Alley Animals - Newsletter

Summer 2003 Edition
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Abandoned and Forgotten

by Demetria Patras
In This Issue:

I pulled into one of the alleys on my route, an alley always heaped with bags of trash and debris where most of the buildings are burned-out or vacant, when in front of my headlights beside a mound of garbage I saw a large shadow. I knew it was an animal's shadow so I waited at a distance, hoping he would show himself. First appeared a head. I knew then the shadow was from a dog who was digging in the garbage for something to eat. This in itself is not unusual. When he realized he was being watched, he ran across the alley. The body of the animal running through my headlights and heading for a burned-out building could scarcely be recognized as that of a dog.

What I saw was a skeleton covered over with tight black skin. I was mortified. This poor creature had to be rescued from a certain fate the alleys had waiting for him; in fact, I couldn't imagine how he was still alive. I knew I had to do my best for this dog I'd never seen before on my trips through the streets. Grabbing a pot of dog food, a leash, and a bit of a prayer, I hurried to where I thought he had disappeared. Inside the building I called to him with the sweetest voice I could muster. Shaking the pot of food in the hope he would recognize the sound, I stood waiting and hoping he would reappear, though I really didn't expect to see him again--dogs frightened away by strangers rarely return. Because all the buildings lining the alley were open all the way to the street, this emaciated, frightened animal had an easy escape route. Still I kept calling and waiting. To my amazement he slowly emerged from behind a piece of charred furniture. After all he'd been through he remembered the sound of food in a bowl and knew a stranger might be offering him a meal, something he hadn't had in weeks, I would guess.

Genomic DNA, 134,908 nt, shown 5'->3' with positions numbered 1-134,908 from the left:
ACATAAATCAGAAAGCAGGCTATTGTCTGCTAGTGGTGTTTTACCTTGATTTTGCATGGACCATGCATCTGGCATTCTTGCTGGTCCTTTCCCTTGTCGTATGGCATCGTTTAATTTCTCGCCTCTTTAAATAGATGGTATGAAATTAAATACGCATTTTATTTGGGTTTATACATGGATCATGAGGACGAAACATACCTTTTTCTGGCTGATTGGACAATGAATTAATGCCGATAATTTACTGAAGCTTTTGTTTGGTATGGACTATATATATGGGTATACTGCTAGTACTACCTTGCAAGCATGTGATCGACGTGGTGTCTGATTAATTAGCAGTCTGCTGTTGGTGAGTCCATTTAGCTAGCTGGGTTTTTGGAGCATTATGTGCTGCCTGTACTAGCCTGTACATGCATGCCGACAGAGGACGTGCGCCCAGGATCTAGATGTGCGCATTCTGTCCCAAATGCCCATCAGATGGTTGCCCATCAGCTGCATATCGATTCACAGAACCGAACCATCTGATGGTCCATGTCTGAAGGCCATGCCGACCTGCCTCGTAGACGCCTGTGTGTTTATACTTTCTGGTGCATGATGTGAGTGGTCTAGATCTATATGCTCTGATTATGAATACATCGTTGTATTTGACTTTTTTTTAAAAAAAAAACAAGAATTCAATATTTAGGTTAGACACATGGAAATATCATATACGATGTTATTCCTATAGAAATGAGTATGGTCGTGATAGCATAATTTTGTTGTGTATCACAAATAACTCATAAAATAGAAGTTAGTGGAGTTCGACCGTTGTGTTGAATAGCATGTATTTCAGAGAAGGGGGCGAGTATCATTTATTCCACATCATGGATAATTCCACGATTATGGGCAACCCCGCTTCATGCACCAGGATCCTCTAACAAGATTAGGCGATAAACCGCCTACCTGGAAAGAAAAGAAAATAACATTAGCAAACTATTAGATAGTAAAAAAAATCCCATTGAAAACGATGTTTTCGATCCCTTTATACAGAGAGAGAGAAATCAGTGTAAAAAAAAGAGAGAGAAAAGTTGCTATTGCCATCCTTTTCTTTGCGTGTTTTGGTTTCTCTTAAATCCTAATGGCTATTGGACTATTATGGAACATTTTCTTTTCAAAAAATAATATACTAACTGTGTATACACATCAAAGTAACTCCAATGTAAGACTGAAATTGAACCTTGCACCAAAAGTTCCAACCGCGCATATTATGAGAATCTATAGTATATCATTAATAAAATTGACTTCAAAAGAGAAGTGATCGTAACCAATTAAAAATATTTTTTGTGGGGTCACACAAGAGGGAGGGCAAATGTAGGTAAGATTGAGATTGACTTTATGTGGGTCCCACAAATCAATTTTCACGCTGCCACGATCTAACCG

Slowly he came closer and closer until he put his head in the pot. As he ate he wagged his tail that looked more like a bone protruding from a skeleton. He let me gently place the leash around his neck and I waited for him to finish eating. I admit I wasn't sure if I could get him to follow me to the car, leash or no leash. Even if I could get him to the car, I'd still have the job of getting him into the car (although he was skin and bones, this was not a small dog). As he downed the last remaining crumb of food I gave the leash a slight tug and started to wa1k. Again he amazed me by being a total gentleman. He followed me when I asked him to and he got into the car upon command. Once in the car he crawled into my partner's lap and, with as much of his bony body as would fit he stayed there, accepting all the petting and encouraging words she had for him as we transported him to safety.

Coal is in foster care and doing well. He is proof that abandoning an animal who once lived in a home with people is a cruel and severe death sentence. Cared for animals do not know how to get by on their own, and people who tell themselves otherwise do so in order to pretend they have a clear conscience as they abandon a dependent animal to a prolonged road to death. Those we rescue are the rare exception; most find relief only after they draw their last breath. Ed

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